Monument Mountain boys soccer program celebrates 50 years of history with ceremony

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GREAT BARRINGTON — Monument Mountain Regional High School in Great Barrington is celebrating its 50th anniversary throughout 2017. On Oct. 6, the school honored their boys soccer program before the team's game against Monson.

As part of the celebration, the school honored the four head coaches that lead the boys soccer team in the school's 50-year history. The four coaches are Tom Kinne, Howard Trombley, Mike Powell and current coach Matt Naventi.

Kinne and Trombley also helped to kick-start the youth soccer program in Great Barrington that Powell and Naventi have helped to strengthen since, teaching youth teams on Saturday mornings.

Monument Mountain Regional High School was formed in 1968 when Searles High School in Great Barrington and Williams High School in Stockbridge combined. Kinne was originally the soccer coach at Searles.

Since Kinne never played soccer growing up, during the ceremony, the school provided the 2005 Berkshire County Soccer Hall of Fame inductee with his first varsity letter.

"I had a lot of good times with them," Kinne said. "A lot of great memories. I never played soccer, but the team didn't have a coach so I decided to fill in. We started the youth programs with my sons and it was great, kids just started showing up."

Howard Trombley was hired by Monument Mountain in 1975 as a physical education teacher. The same year, Kinne was finishing up his master's program, meaning Trombley would step in as the varsity head coach. When Kinne returned, Trombley was the JV coach from 1976 to 1989.

Once Kinne moved on in 1989, Trombley spent the next three years as the varsity coach and lead the team to the Western Mass. tournament all three years. Now living in Florida, Trombley was represented by his son Brian at the ceremony.

"Having my dad as a coach was both good and bad," Brian joked. "He was a little more strict, but it was a lot of fun. I spent a lot of time following him around on the field starting in kindergarten so [this ceremony] means a lot."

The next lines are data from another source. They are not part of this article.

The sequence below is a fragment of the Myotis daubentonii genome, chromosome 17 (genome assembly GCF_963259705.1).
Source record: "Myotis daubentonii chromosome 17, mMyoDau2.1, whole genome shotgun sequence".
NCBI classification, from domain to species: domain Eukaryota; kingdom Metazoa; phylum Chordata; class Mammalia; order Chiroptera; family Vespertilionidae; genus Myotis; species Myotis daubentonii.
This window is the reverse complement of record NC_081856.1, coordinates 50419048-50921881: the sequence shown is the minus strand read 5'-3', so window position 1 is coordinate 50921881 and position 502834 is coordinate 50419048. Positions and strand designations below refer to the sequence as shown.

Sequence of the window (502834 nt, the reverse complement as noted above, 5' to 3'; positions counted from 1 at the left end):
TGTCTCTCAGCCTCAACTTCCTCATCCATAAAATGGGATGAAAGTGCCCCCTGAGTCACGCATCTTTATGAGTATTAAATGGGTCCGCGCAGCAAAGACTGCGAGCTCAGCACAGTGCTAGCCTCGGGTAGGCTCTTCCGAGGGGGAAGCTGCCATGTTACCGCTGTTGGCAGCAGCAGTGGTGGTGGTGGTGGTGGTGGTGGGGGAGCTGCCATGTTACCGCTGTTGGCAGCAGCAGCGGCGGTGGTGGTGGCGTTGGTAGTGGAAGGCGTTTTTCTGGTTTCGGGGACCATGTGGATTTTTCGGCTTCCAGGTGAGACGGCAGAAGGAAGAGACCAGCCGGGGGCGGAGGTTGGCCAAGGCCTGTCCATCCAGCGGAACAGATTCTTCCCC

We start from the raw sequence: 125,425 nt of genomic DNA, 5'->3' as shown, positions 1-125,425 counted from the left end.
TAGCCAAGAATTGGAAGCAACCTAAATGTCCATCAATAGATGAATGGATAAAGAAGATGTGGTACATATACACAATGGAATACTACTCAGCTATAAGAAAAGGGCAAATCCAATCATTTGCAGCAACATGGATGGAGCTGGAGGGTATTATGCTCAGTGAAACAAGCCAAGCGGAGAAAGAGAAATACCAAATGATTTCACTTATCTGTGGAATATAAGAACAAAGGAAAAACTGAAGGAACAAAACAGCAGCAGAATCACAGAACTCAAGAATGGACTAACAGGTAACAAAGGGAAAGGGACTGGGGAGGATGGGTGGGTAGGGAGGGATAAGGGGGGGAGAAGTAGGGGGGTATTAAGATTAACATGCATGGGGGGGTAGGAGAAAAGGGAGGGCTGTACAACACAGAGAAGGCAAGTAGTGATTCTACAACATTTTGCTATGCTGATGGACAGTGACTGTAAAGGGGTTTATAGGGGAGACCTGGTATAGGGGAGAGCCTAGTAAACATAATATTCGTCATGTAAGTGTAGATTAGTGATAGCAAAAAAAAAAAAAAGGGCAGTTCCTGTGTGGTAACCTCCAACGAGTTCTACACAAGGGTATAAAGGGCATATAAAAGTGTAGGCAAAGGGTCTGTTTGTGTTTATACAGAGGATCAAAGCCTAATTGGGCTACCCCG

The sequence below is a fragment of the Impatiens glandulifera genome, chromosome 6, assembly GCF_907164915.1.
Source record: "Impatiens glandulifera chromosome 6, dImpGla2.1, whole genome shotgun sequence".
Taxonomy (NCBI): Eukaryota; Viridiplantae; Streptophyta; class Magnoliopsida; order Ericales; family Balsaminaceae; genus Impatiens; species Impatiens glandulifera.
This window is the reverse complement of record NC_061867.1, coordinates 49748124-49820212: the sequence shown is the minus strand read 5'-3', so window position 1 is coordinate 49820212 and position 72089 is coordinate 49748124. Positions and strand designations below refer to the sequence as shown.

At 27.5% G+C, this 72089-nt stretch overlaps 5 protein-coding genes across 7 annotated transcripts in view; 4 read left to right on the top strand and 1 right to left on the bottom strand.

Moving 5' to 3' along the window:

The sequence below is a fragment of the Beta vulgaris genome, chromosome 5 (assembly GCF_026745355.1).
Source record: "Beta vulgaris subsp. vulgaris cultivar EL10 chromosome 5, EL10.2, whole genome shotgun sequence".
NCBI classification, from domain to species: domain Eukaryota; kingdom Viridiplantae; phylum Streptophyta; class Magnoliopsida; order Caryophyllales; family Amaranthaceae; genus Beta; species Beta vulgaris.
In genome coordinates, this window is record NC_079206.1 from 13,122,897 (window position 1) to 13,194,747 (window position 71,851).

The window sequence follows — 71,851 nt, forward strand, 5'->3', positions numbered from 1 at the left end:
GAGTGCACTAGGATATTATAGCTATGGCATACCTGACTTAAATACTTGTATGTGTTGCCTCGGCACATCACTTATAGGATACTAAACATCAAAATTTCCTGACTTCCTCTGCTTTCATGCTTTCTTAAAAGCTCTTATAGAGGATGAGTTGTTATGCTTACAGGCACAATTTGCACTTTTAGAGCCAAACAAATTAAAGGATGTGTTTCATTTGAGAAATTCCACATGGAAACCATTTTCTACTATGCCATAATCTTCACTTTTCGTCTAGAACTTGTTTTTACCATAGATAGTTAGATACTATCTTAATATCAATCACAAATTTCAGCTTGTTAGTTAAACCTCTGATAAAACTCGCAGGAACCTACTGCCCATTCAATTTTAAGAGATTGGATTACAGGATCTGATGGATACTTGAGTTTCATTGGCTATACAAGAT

In 1992, Trombley became the assistant principal of Monument Mountain, opening up the door for Mike Powell to take over as the Spartan head coach. In his 16 years of being the head coach, the Spartans made the Western Mass. tournament 14 times, including two finals appearances.

"His accolades are more than deserving of this ceremony," said Brendan Heck, who is the current assistant coach at Monument and played for Powell from 1997 to 2000. "The memories I made from playing for him are some of the fondest memories I have of high school. It wasn't the wins that made it memorable, it was playing for a man who had a goal to not just make you a better soccer play, but a better young man. He made you feel special to be part of the program."

Since Powell already had a varsity letter, the school got him a copy of the album that would play non-stop as the Spartans traveled for away games, The Cars' "Greatest Hits." According to Heck, the team couldn't find an eight-track, like the one they listened to, so they settled with the CD version.

"I coached with Mike Powell for five or six years," said Matt Naventi, Monument's current head coach. "I knew the program, but I was still nervous when I took over for him. Mike did such a great job and I didn't want the program to take a step backwards. In my first year we started 2-7 and I thought I was in way over my head, but we ended up winning nine straight games and making the tournament, so there was a quick turn around with our young group."

Before taking over in 2010, Naventi played for Lee High School. While at Lee, he was All-Berkshire and All-Western Mass., leading his team to two league titles as a junior and a senior. In college, he started his final two years at Skidmore College and was inducted into the Berkshire County Soccer Hall of Fame in 2010.

"I've been Matt's assistant coach for seven years," Heck said. "He is dedicated to this team 365 days a year. He had pretty big shoes to fill, but seamlessly continued the Monument tradition. He knows the X's and O's better than just about anyone, but he also gets the fact that building a successful high school program is more than that. He is honest, forthright, and caring."

After the ceremony, the Spartans cruised to a 5-1 victory over the Mustangs and some of the players believe the ceremony gave the team a jump-start.

"Monument soccer means a lot to it's players," said Nate Lacombe, who scored two goals in the first 10 minutes of the game. "The Monument heart is what it is all about and it really struck home for a lot of us. It got us amped for the game. We were excited to play for monument soccer."


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